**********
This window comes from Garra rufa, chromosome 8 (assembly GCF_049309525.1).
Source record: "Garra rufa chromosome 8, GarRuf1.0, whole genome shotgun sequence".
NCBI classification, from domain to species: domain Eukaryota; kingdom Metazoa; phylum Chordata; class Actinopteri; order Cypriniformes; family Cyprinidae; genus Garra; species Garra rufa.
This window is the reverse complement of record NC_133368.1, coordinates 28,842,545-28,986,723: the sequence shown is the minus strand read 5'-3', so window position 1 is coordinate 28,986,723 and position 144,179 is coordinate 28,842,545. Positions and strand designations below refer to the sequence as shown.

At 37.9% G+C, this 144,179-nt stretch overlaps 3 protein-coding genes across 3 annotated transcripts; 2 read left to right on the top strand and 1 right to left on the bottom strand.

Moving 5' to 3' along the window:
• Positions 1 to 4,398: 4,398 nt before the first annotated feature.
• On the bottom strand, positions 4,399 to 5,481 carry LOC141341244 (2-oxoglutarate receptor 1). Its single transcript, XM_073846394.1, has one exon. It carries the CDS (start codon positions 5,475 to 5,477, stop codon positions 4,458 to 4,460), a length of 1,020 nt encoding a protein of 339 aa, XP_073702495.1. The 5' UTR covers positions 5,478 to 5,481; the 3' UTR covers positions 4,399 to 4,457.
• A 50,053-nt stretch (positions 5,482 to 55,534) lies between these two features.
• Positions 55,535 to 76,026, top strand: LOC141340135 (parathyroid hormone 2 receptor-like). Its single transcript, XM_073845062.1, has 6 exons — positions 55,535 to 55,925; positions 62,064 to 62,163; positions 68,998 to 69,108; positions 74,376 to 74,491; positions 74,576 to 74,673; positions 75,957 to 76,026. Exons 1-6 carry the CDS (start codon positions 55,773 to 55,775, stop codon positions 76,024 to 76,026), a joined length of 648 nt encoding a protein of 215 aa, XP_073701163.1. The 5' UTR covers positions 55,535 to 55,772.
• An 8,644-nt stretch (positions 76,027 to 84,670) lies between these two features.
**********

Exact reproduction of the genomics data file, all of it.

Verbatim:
This window comes from Garra rufa, chromosome 8 (assembly GCF_049309525.1).
Source record: "Garra rufa chromosome 8, GarRuf1.0, whole genome shotgun sequence".
NCBI classification, from domain to species: domain Eukaryota; kingdom Metazoa; phylum Chordata; class Actinopteri; order Cypriniformes; family Cyprinidae; genus Garra; species Garra rufa.
This window is the reverse complement of record NC_133368.1, coordinates 28,842,545-28,986,723: the sequence shown is the minus strand read 5'-3', so window position 1 is coordinate 28,986,723 and position 144,179 is coordinate 28,842,545. Positions and strand designations below refer to the sequence as shown.

At 37.9% G+C, this 144,179-nt stretch overlaps 3 protein-coding genes across 3 annotated transcripts; 2 read left to right on the top strand and 1 right to left on the bottom strand.

Moving 5' to 3' along the window:
• Positions 1 to 4,398: 4,398 nt before the first annotated feature.
• On the bottom strand, positions 4,399 to 5,481 carry LOC141341244 (2-oxoglutarate receptor 1). Its single transcript, XM_073846394.1, has one exon. It carries the CDS (start codon positions 5,475 to 5,477, stop codon positions 4,458 to 4,460), a length of 1,020 nt encoding a protein of 339 aa, XP_073702495.1. The 5' UTR covers positions 5,478 to 5,481; the 3' UTR covers positions 4,399 to 4,457.
• A 50,053-nt stretch (positions 5,482 to 55,534) lies between these two features.
• Positions 55,535 to 76,026, top strand: LOC141340135 (parathyroid hormone 2 receptor-like). Its single transcript, XM_073845062.1, has 6 exons — positions 55,535 to 55,925; positions 62,064 to 62,163; positions 68,998 to 69,108; positions 74,376 to 74,491; positions 74,576 to 74,673; positions 75,957 to 76,026. Exons 1-6 carry the CDS (start codon positions 55,773 to 55,775, stop codon positions 76,024 to 76,026), a joined length of 648 nt encoding a protein of 215 aa, XP_073701163.1. The 5' UTR covers positions 55,535 to 55,772.
• An 8,644-nt stretch (positions 76,027 to 84,670) lies between these two features.